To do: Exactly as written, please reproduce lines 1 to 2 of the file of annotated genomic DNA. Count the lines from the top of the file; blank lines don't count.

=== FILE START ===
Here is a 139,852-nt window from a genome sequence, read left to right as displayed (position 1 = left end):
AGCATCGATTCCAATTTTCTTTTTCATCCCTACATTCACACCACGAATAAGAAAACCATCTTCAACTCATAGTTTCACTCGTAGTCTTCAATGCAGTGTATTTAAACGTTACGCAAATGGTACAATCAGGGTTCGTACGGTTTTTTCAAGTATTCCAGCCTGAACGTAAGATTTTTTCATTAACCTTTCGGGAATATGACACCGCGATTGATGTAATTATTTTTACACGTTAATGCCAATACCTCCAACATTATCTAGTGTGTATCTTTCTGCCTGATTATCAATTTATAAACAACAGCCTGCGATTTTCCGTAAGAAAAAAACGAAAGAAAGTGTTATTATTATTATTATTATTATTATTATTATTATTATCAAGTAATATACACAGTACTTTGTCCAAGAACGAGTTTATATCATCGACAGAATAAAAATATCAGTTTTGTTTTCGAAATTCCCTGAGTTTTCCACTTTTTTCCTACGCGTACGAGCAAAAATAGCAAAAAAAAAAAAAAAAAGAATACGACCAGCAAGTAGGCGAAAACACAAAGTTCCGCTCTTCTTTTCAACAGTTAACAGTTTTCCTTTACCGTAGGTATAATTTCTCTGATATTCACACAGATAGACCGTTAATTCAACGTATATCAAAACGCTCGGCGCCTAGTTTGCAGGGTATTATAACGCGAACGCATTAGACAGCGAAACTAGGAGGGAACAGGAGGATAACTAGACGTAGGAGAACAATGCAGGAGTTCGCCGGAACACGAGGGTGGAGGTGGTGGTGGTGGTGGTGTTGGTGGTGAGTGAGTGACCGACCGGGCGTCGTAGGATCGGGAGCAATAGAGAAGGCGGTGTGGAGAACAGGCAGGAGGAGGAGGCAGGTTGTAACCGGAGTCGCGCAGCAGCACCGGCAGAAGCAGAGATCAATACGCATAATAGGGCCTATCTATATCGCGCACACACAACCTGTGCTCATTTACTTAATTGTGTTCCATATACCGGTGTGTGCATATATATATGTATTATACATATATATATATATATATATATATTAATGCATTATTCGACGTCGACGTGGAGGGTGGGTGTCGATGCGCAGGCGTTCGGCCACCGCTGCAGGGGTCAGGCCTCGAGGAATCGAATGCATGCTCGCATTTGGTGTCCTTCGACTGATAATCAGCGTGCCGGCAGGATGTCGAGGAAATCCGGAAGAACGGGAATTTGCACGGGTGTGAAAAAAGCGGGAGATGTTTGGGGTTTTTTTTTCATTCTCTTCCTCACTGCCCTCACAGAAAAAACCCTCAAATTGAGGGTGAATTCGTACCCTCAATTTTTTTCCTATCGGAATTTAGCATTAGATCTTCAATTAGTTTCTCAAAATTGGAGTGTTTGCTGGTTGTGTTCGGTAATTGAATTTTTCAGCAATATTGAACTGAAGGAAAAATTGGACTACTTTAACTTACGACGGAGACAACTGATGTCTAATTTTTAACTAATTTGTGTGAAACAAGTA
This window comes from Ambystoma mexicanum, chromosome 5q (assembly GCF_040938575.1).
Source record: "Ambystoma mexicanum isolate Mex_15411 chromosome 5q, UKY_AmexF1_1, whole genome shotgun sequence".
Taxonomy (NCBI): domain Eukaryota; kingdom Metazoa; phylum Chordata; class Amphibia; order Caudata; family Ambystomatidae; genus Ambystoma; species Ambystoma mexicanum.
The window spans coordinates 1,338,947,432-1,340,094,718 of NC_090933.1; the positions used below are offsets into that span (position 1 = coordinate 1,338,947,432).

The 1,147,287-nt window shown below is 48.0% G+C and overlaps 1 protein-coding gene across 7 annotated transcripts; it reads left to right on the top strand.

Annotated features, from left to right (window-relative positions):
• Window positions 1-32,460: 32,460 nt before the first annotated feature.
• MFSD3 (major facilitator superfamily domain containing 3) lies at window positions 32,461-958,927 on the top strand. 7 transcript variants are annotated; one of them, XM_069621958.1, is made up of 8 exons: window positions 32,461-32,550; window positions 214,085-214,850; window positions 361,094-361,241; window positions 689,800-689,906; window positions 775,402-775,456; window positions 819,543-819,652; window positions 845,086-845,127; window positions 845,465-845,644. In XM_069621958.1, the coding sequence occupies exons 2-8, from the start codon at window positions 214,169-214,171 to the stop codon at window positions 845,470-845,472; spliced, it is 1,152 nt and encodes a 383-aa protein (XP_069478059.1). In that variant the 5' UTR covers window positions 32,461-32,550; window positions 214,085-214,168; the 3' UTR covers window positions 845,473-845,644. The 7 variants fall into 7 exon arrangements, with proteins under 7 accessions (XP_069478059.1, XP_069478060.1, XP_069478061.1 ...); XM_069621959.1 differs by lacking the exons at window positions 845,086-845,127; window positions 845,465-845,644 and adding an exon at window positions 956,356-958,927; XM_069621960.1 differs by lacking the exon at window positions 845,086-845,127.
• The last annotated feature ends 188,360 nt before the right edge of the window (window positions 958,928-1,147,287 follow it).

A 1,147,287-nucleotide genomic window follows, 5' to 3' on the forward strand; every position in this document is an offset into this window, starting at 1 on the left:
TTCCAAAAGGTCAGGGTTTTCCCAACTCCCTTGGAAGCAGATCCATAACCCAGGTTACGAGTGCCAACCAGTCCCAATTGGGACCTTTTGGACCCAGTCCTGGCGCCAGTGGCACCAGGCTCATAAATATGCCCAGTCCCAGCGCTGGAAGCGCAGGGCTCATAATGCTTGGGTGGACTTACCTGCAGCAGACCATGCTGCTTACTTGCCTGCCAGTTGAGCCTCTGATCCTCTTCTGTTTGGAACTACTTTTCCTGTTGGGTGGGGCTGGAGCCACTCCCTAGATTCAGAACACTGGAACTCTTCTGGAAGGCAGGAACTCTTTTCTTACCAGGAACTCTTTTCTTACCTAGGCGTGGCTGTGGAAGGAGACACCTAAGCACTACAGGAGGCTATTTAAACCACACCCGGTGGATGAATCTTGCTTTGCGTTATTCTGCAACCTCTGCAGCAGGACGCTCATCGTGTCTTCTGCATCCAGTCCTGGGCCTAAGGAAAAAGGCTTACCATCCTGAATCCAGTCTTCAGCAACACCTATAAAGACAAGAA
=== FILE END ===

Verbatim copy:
Here is a 139,852-nt window from a genome sequence, read left to right as displayed (position 1 = left end):
AGCATCGATTCCAATTTTCTTTTTCATCCCTACATTCACACCACGAATAAGAAAACCATCTTCAACTCATAGTTTCACTCGTAGTCTTCAATGCAGTGTATTTAAACGTTACGCAAATGGTACAATCAGGGTTCGTACGGTTTTTTCAAGTATTCCAGCCTGAACGTAAGATTTTTTCATTAACCTTTCGGGAATATGACACCGCGATTGATGTAATTATTTTTACACGTTAATGCCAATACCTCCAACATTATCTAGTGTGTATCTTTCTGCCTGATTATCAATTTATAAACAACAGCCTGCGATTTTCCGTAAGAAAAAAACGAAAGAAAGTGTTATTATTATTATTATTATTATTATTATTATTATTATCAAGTAATATACACAGTACTTTGTCCAAGAACGAGTTTATATCATCGACAGAATAAAAATATCAGTTTTGTTTTCGAAATTCCCTGAGTTTTCCACTTTTTTCCTACGCGTACGAGCAAAAATAGCAAAAAAAAAAAAAAAAAGAATACGACCAGCAAGTAGGCGAAAACACAAAGTTCCGCTCTTCTTTTCAACAGTTAACAGTTTTCCTTTACCGTAGGTATAATTTCTCTGATATTCACACAGATAGACCGTTAATTCAACGTATATCAAAACGCTCGGCGCCTAGTTTGCAGGGTATTATAACGCGAACGCATTAGACAGCGAAACTAGGAGGGAACAGGAGGATAACTAGACGTAGGAGAACAATGCAGGAGTTCGCCGGAACACGAGGGTGGAGGTGGTGGTGGTGGTGGTGTTGGTGGTGAGTGAGTGACCGACCGGGCGTCGTAGGATCGGGAGCAATAGAGAAGGCGGTGTGGAGAACAGGCAGGAGGAGGAGGCAGGTTGTAACCGGAGTCGCGCAGCAGCACCGGCAGAAGCAGAGATCAATACGCATAATAGGGCCTATCTATATCGCGCACACACAACCTGTGCTCATTTACTTAATTGTGTTCCATATACCGGTGTGTGCATATATATATGTATTATACATATATATATATATATATATATATTAATGCATTATTCGACGTCGACGTGGAGGGTGGGTGTCGATGCGCAGGCGTTCGGCCACCGCTGCAGGGGTCAGGCCTCGAGGAATCGAATGCATGCTCGCATTTGGTGTCCTTCGACTGATAATCAGCGTGCCGGCAGGATGTCGAGGAAATCCGGAAGAACGGGAATTTGCACGGGTGTGAAAAAAGCGGGAGATGTTTGGGGTTTTTTTTTCATTCTCTTCCTCACTGCCCTCACAGAAAAAACCCTCAAATTGAGGGTGAATTCGTACCCTCAATTTTTTTCCTATCGGAATTTAGCATTAGATCTTCAATTAGTTTCTCAAAATTGGAGTGTTTGCTGGTTGTGTTCGGTAATTGAATTTTTCAGCAATATTGAACTGAAGGAAAAATTGGACTACTTTAACTTACGACGGAGACAACTGATGTCTAATTTTTAACTAATTTGTGTGAAACAAGTA